Which words and phrases are best for business writing? While the answer to this question depends greatly on your line of business, it pays to build a professional business vocabulary. Read on for business writing do’s and don’ts, common business English vocabulary, and some examples of the best words to use to spice up your business writing.
The Do’s and Don’ts of Business Writing & Vocabulary
Today’s business world runs on information, so remember this quick ABC: Always be concise. This is one of the biggest, most important “do’s” and it is one of the primary reasons for building a solid business vocabulary. Here are some additional tips to keep in mind when writing for business, no matter what the topic.
- Less is More: When it comes to using your vocabulary during the course of business, it’s important to find words and phrases that allow you to express yourself in a concise way. Avoid sentences that meander, get to the point, and send your message.
- Pay close attention to titles, names, and genders: Have you ever received a message in which you were addressed incorrectly? If you have, you know just how irritating it is. From a business vocabulary point of view, an error in someone’s title, name, or gender is incredibly destructive, not to mention embarrassing to you and your company.
- Be professional, courteous, and cordial: Choose business English vocabulary words that are positive, professional, and friendly. In past decades, business writing was quite formal. This is fine for things like job applications and legal documents where every little word is likely to be scrutinized, but overly formal jargon can be jarring and difficult to read.
- When being informal, don’t become unprofessional: It is often appropriate to choose normal, informal vocabulary words to convey messages during the course of business. Stay professional by avoiding off-color jokes, snarky remarks, gossip, and personal comments out of your business communications. Don’t circulate anything – even an email – that you wouldn’t feel comfortable airing in a public forum.
- One H, Five W’s: You should always check and double check your work to be sure that the message you are sending makes sense. The easiest way to make sure you’ve covered all your bases is to follow a business writing rule that originated in journalism. Answer all the questions your audience might have by ensuring How? Who? What? When? Where? and Why? are covered.
- Avoid jargon and “weasel words”: People don’t like to read words that don’t mean anything. Respect your readers’ time by choosing business vocabulary words that leave no room for the reader to question intent or meaning. Plain language is always appreciated.
- Use business vocabulary words that inspire action: Choose words that will spur your readers to take the desired action. Almost all business writing is produced in order to achieve a certain purpose, making a call to action important. Let your readers know what to do to get the right outcome.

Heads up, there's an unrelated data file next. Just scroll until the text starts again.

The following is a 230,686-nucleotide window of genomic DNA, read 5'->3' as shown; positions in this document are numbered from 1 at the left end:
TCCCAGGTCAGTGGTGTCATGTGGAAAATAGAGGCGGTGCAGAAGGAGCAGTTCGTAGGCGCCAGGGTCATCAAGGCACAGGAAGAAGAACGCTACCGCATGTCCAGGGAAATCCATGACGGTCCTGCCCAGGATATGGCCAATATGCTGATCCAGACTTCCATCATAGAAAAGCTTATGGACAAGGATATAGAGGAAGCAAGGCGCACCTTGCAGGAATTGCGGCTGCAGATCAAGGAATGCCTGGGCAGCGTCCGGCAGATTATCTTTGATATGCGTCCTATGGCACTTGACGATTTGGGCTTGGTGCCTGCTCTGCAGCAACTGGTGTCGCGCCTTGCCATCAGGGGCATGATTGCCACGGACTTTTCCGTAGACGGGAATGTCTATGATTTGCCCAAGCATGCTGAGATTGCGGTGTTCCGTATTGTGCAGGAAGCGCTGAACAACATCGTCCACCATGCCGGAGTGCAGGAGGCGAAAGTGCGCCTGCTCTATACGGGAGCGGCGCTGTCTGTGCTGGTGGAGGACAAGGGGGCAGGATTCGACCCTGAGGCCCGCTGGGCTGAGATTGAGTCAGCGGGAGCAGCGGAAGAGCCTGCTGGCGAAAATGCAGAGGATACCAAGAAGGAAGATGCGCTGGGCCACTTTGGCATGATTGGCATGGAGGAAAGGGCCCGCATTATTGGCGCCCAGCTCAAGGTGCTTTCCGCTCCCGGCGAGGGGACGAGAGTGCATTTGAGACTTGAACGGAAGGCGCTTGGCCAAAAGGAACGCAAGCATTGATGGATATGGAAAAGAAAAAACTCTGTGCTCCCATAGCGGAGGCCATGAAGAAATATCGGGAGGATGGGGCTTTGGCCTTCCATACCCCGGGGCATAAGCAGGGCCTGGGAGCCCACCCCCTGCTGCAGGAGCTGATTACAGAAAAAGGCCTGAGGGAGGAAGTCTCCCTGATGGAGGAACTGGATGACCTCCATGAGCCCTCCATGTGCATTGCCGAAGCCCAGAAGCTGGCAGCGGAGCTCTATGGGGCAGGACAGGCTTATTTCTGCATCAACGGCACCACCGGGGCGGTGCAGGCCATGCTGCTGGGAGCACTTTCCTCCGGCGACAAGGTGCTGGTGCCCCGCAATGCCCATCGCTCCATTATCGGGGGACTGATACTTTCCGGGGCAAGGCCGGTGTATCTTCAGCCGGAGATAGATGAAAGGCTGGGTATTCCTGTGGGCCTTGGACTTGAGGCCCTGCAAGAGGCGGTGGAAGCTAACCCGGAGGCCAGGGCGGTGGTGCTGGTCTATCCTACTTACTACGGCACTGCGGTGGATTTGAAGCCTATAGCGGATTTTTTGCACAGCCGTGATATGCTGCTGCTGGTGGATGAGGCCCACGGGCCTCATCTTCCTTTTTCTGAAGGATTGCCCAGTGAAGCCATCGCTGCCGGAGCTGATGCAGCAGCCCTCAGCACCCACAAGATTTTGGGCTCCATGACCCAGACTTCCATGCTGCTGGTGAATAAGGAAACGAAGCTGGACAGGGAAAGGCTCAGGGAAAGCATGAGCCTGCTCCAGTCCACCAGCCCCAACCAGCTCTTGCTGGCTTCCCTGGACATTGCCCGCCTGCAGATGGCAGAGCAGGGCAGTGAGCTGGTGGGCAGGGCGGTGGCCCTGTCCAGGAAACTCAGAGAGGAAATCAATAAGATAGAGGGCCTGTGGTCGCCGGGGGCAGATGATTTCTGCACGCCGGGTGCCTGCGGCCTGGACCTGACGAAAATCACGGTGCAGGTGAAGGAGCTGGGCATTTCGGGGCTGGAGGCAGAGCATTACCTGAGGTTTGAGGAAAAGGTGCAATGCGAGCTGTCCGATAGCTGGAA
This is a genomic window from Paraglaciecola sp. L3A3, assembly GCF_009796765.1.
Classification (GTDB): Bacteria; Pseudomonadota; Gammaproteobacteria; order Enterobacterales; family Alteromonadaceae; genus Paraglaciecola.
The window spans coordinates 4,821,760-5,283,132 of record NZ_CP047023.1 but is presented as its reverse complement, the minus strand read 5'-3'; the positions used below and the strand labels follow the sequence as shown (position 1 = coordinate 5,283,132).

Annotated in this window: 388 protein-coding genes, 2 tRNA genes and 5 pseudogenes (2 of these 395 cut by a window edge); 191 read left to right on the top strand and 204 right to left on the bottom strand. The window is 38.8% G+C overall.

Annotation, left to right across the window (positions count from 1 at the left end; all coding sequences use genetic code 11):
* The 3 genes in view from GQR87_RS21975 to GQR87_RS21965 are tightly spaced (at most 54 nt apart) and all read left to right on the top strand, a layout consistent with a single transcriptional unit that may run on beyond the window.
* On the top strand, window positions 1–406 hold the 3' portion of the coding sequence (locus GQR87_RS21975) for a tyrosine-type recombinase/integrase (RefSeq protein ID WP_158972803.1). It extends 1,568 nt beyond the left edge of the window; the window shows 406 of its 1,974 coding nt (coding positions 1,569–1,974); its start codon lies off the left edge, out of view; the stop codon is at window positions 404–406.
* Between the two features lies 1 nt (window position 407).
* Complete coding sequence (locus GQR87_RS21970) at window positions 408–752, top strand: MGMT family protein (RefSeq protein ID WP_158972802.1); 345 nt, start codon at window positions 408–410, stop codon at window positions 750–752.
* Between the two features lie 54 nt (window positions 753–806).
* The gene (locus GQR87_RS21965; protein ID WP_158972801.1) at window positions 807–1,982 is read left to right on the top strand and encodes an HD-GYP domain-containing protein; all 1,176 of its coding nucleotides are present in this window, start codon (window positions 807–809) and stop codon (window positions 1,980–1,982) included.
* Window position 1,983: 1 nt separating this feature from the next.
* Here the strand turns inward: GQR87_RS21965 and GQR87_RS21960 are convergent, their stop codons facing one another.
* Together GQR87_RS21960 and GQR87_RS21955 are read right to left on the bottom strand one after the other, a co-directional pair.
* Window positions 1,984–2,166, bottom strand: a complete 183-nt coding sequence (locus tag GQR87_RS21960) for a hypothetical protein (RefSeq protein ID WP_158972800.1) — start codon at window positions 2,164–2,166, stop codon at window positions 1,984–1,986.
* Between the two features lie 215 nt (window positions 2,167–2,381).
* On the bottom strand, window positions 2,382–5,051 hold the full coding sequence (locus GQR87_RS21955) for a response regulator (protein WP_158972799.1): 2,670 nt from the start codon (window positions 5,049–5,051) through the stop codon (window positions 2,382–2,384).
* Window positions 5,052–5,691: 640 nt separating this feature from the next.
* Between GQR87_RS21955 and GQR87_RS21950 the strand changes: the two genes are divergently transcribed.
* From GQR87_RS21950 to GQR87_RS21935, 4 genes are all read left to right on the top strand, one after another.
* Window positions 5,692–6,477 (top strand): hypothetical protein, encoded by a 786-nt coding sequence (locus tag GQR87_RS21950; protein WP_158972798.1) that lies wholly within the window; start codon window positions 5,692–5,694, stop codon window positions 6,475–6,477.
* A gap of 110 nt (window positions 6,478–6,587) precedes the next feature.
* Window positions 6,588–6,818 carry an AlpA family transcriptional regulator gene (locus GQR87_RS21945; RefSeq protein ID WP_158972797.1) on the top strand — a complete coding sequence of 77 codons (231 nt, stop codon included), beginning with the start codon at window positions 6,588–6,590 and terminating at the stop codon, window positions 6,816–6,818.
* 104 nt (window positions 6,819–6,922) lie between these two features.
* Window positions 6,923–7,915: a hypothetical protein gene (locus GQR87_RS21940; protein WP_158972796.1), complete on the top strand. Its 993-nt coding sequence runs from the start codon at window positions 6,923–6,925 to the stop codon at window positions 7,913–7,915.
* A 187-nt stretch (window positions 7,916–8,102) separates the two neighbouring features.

- Write once, check twice: No matter what vocabulary words you’ve chosen to use in your writing, do your business a favor and proofread what you have written. Do this twice, preferably once right after you finish and once again a few hours or days after writing, if possible. The brain often skips errors that were made in the recent past but will catch them later. If it is not possible to wait to check your work at a later time, have someone else do the second round of proofreading for you. Little mistakes happen, but people will judge you for them. Nothing is quite so embarrassing as a typo in a document that’s filled with great business vocabulary words and is otherwise perfect.
Wonderful Words: Try These and Spice Up Your Business Vocabulary
Today’s business environment is much different from the way it was in the past, and there are quite a few business vocabulary words that are best left out of communications. Bottom line? If a buzzword or phrase looks complicated, don’t use it. Stay genuine and always use language that is plain and clear.
Here are some examples:
- Agenda: A detailed plan
- Advantage: A specific benefit or improvement
- Benefit: A specific, positive outcome
- Calculate: To do something with numbers, i.e. count, add, subtract, multiply, or divide
- Develop: Bring out the possibilities of or capabilities of
- Estimate: Guess how much something will cost or how long something will take
- Incentive: Provide a reward or offer something at a special price
- Invest: Spend a resource such as time, money, or effort in order to make a future improvement
- Maintain: To take care of, cover expenses, or keepiin a specified state
- Negotiate: Try to make a better arrangement or get a better price
- Objective: A specific goal or target
- Participate: To take part in
- Process: A series of actions that achieves a certain end
- Schedule: A certain time frame
- Structure: A complex system that takes in the entire point of view
- Target: A measurable goal
- Thank you: A polite phrase to use with everyone you interact with; though simple, it goes a long way
These are just a few of the many fantastic words you can incorporate into your business vocabulary. In the event you are looking for a new way to say something, Ginger synonym provides instant help to enrich your documents and improve your business vocabulary.
Building Your Business English Vocabulary
One of the best ways to build your business English vocabulary is to take a business writing course if you haven’t already done so. No time for school? You can increase your word power by reading more. Spend a little time each day reviewing business writing tips and re-reading correspondence that includes the type of language you would like to use.
Ginger has many resources you can use free. Take advantage of them as often as you like.
View more information: https://www.gingersoftware.com/content/writing-center/business-vocabulary/